One can begin to crave nature after one too many walks up and down Laugavegur. On a recent autumn day, our choice was to head to one of Iceland’s most astonishing sights—Háifoss, the majestic high falls, located in a beautiful water carved gorge that houses not just one, but two waterfalls—just around the corner from Háifoss sits its handsome neighbour, Granni. It’s a pretty great two for one deal.
Located on the very edge of the Highlands, just over a two hour drive away from the big city, these two falls originate in Fossá, the “waterfall river,” with meltwater from Hekla in its cold blue veins.
Mind the car
There are a couple of options when it comes to getting there. One is a 14 km hike from Strönd—a reconstructed viking settler manor—or a rough 7 km drive to the front porch of the viewing spot. But be warned, while driving sounds easier, this gravel track is a mosaic of deep potholes, boulders of various sizes and sharp rocks. A rugged 4×4 is not just advised, it’s a must. You hear this a lot, where Icelandic nature is considered, but don’t let that fool you, the volcanic rock roads won’t bend their ragged nature to suit your car.
When you step out of your car, there aren’t many signs giving away the presence of the mighty water giant, but you can feel it it in your nerves; the vibration of the air, the charge of natural force setting the ground and elements into never ending motion. But after just a few steps, the ground splits open—a 100 metre drop appears, and your gaze slides over a white stream of water, foaming and cascading over the black volcanic rock. Dazzling.
Common sense safety net
The cliffs that wrap around the chasm are over 2 million years old and have no man made safety structures. The only safety net is common sense. As you marvel at the waterfalls and look down to the very bottom of the valley, vertigo creeps in; with bones of jelly and a strange tickling at the back of your head, you take half a step closer to the edge—a thrill that makes your heart skip a beat. Extreme care is necessary, especially on windy days—the cliff edges are just very old rocks. Make sure to take the long way down to the valley.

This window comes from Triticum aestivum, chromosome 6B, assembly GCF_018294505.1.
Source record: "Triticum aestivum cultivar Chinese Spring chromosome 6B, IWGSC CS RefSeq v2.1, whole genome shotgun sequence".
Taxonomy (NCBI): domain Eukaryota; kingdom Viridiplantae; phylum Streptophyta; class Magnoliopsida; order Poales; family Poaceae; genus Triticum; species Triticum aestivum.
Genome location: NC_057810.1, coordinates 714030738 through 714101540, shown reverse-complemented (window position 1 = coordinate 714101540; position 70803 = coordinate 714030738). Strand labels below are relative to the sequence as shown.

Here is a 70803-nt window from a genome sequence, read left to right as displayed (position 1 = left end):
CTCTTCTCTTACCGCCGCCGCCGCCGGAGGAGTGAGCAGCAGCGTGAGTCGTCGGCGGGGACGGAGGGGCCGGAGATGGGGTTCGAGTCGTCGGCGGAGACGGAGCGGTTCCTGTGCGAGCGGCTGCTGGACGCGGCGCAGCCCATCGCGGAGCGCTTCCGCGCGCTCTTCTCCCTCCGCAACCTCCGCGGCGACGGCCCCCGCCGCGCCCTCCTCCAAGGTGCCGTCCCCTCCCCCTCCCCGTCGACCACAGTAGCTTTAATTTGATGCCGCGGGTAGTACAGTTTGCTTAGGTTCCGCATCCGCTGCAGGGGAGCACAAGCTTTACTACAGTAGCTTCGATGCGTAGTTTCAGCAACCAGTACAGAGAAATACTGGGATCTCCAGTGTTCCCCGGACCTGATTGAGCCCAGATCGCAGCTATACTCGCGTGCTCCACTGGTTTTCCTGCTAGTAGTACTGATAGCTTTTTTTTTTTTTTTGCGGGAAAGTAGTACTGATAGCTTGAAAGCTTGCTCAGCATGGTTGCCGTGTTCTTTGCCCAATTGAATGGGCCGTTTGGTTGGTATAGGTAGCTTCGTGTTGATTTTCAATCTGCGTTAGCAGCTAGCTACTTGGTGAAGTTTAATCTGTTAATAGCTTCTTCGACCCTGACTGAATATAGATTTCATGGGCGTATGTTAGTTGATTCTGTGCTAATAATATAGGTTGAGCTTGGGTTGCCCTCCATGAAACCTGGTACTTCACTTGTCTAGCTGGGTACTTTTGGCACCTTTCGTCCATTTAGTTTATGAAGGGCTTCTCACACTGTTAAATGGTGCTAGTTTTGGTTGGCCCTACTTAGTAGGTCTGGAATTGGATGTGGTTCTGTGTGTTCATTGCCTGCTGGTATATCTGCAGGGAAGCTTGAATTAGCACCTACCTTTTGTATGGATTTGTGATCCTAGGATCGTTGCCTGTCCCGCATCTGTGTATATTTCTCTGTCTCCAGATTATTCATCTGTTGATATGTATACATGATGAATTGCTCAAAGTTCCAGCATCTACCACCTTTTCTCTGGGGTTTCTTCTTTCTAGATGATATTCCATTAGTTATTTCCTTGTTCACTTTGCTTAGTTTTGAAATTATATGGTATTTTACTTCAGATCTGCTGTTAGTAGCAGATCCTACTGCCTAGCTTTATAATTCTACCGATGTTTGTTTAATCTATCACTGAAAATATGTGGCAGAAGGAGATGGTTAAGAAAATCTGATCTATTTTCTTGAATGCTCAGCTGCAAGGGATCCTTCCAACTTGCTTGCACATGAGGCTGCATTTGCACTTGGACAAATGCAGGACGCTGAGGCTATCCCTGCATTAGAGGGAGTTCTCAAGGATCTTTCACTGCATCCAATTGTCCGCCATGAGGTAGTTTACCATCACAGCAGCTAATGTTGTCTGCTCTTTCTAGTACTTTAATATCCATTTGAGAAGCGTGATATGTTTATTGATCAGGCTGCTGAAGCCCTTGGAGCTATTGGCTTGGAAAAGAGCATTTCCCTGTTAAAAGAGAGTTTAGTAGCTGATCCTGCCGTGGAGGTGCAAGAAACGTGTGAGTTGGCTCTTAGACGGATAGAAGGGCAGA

No pain no gain
From the first viewpoint, which shows off Granni, you continue down the path to the viewing spot for both waterfalls and to stand across from Háifoss itself. On sunny days it’s not uncommon to even have a rainbow striking a pose for lucky spectators.
The onwards hike leads to the bottom of the valley, to the foot of Háifoss. It isn’t too long—just a 1.6 km round trip—however there are some steep, tricky gravel slopes. Make sure to wear proper hiking shoes and take extra caution on rainy or icy days, and take into account that the way back will steal your breath, but for quite different reasons than the views.
Laces of water and rock
We’re also treated to gray, blue, black and green colors that melt together and draw sharp lines with sudden contrasts, forming into an effortless masterpiece. That’s the magic of hiking—when you have the time to truly take in the view, it reveals itself in more and more mesmerising detail. Shaped by the astounding and persistent force of water, the solid rock walls of the gorge look almost like they’re slowly moving, with rounded curves, delicate layers of soil, and basaltic formations lacing together behind the waterfall.
At the end of the hike, you get to stand at the very foot of the Háifoss with your head thrown back, your eyes closed, and the slow thunder of the waterfall hitting your eardrums. I let the nature soak into my tired limbs, putting my ever-running thread of concerns and thoughts to rest. I take a deep breath and slowly exhale. Nature is awesome.
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